Some of the mammals which a visitor may encounter include raccoons, skunks, rabbits, gray and fox squirrels, opossums, gray and red foxes, woodchucks, muskrats, coyotes, mink, beaver and white-tailed deer.
The bald eagle is one of several endangered species which annually use the refuge, with the wintering population ranging from six to ten eagles. Some of these eagles are now permanent residents of the refuge and may be observed throughout the year. In 1983 the first documented successful bald eagle nesting in Tennessee in 22 years occurred within a half-mile of the refuge. Since then eagles have regularly used the refuge for feeding and rearing their young, and in 1986 a second successful nest was built near the refuge by another pair of eagles. Other endangered species which are occasionally sighted include the peregrine falcon and least tern.
Water and Crop Management
Water levels in refuge pools and impoundments are controlled to stimulate the growth of natural plant species and an abundance of insects, crustaceans, and mollusks, all of which are highly favored food of migratory waterfowl. "Moist soil management", as this technique is called, has proven to be a highly successful method of producing nutritious food that is beneficial to waterfowl and other wildlife.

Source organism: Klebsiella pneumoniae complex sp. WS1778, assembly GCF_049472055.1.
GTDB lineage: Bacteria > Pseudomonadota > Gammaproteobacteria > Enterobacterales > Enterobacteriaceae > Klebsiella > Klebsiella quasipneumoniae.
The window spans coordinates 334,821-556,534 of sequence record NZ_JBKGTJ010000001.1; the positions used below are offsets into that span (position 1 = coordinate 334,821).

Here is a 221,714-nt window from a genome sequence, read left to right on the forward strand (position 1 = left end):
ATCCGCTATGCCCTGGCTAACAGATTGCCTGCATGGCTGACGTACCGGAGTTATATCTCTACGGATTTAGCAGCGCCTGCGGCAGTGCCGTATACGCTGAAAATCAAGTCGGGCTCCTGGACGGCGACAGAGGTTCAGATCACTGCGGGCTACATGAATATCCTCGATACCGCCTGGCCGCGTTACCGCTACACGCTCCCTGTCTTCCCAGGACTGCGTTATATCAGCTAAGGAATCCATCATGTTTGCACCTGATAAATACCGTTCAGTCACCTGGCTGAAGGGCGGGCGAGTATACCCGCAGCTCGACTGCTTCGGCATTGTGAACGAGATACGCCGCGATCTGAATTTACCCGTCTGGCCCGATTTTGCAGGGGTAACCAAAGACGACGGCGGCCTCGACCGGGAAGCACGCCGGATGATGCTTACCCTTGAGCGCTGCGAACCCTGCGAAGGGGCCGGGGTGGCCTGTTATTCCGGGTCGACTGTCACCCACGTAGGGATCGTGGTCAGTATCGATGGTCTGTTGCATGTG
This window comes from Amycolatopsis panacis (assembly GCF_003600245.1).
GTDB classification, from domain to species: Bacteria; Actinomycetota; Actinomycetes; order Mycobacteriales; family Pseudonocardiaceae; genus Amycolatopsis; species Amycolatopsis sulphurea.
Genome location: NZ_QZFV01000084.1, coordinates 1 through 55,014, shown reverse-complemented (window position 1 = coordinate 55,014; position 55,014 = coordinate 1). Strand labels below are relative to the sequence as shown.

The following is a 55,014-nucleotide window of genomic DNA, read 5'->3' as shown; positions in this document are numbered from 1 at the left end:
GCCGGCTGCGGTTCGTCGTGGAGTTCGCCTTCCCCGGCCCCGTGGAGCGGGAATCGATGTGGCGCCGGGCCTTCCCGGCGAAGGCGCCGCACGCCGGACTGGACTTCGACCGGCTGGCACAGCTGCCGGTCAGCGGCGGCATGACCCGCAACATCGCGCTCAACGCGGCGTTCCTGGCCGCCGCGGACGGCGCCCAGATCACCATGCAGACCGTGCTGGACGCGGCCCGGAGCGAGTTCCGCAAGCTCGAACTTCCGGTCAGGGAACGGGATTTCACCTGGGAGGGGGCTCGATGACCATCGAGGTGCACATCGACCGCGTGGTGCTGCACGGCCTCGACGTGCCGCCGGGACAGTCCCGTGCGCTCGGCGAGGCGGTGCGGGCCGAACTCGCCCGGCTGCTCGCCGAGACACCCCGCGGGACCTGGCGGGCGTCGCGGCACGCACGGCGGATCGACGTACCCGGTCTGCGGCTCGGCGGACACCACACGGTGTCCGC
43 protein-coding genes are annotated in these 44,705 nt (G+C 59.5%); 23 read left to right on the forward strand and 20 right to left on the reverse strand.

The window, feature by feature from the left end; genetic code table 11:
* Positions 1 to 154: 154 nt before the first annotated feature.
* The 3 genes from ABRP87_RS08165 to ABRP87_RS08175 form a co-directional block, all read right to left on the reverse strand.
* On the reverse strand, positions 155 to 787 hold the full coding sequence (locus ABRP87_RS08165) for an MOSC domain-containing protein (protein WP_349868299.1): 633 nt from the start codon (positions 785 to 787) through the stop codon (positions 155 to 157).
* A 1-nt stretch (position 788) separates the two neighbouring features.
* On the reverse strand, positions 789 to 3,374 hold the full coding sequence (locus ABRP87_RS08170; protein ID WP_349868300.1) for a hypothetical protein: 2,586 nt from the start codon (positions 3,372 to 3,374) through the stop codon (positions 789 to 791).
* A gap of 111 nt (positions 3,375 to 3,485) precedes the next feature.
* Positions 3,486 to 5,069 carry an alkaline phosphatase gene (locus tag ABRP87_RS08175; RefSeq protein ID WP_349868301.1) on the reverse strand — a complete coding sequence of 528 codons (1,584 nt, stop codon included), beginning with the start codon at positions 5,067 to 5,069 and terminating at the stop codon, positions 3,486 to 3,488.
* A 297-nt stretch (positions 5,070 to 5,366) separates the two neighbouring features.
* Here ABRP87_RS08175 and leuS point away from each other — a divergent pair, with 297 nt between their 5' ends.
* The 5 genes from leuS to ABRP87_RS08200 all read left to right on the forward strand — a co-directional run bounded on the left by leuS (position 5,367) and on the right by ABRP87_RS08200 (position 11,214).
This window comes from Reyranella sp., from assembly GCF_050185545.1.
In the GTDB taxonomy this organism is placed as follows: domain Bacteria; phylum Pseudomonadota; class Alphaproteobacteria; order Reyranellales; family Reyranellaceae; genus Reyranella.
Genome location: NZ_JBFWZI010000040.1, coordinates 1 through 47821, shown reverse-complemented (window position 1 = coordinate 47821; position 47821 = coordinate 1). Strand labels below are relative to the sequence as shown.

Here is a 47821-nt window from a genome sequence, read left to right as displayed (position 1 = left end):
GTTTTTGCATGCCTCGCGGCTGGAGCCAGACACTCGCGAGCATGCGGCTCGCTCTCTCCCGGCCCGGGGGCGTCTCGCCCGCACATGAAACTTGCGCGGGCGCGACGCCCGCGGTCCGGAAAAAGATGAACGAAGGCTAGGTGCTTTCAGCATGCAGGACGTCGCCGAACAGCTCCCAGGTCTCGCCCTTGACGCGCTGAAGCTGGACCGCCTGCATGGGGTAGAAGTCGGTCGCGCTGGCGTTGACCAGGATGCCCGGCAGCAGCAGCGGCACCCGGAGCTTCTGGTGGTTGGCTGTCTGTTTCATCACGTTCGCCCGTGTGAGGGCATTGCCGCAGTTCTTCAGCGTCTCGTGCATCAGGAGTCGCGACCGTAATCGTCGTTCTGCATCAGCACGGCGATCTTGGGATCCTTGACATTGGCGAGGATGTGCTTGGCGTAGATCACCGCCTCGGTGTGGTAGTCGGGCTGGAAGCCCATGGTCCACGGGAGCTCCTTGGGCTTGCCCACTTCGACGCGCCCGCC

Local farmers manage the majority of the refuge's 1000 acres of cultivated land on a share basis, leaving a portion of the crop in the fields for wildlife consumption. Summer crops include corn, soybeans, milo (grain sorghum), millet, and buckwheat. Since Canada geese depend on green browse for a substantial part of their diet, an ample amount of winter wheat is also planted each fall.
The refuge offers individuals or groups an opportunity to volunteer their time and talents to various tasks on the refuge. Some of the jobs which volunteers may be assigned include assisting with waterfowl banding, wildlife surveys, maintenance projects, conducting tours, staffing the visitor center, or conducting research studies. The volunteer program is a way for people to become involved with the refuge and provide a valuable contribution to the U.S. Fish and Wildlife Service. Student internships are available.
Things to Do